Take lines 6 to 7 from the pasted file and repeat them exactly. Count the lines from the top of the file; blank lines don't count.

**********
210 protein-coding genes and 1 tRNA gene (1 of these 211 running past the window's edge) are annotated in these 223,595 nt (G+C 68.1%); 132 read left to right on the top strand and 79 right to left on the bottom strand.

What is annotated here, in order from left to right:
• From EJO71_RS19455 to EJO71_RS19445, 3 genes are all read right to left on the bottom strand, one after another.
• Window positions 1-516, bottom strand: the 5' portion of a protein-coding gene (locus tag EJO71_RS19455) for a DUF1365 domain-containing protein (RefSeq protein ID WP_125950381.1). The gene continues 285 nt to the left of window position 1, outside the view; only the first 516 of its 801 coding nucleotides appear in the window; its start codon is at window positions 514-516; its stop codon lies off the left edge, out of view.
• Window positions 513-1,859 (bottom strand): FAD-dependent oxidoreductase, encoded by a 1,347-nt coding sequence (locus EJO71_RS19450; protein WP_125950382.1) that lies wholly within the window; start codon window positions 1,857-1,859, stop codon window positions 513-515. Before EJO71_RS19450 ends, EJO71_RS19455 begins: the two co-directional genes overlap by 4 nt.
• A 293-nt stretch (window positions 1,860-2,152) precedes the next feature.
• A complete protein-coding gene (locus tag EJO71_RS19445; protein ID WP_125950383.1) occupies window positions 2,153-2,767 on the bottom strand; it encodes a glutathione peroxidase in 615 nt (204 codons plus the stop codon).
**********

• A 293-nt stretch (window positions 1,860-2,152) precedes the next feature.
• A complete protein-coding gene (locus tag EJO71_RS19445; protein ID WP_125950383.1) occupies window positions 2,153-2,767 on the bottom strand; it encodes a glutathione peroxidase in 615 nt (204 codons plus the stop codon).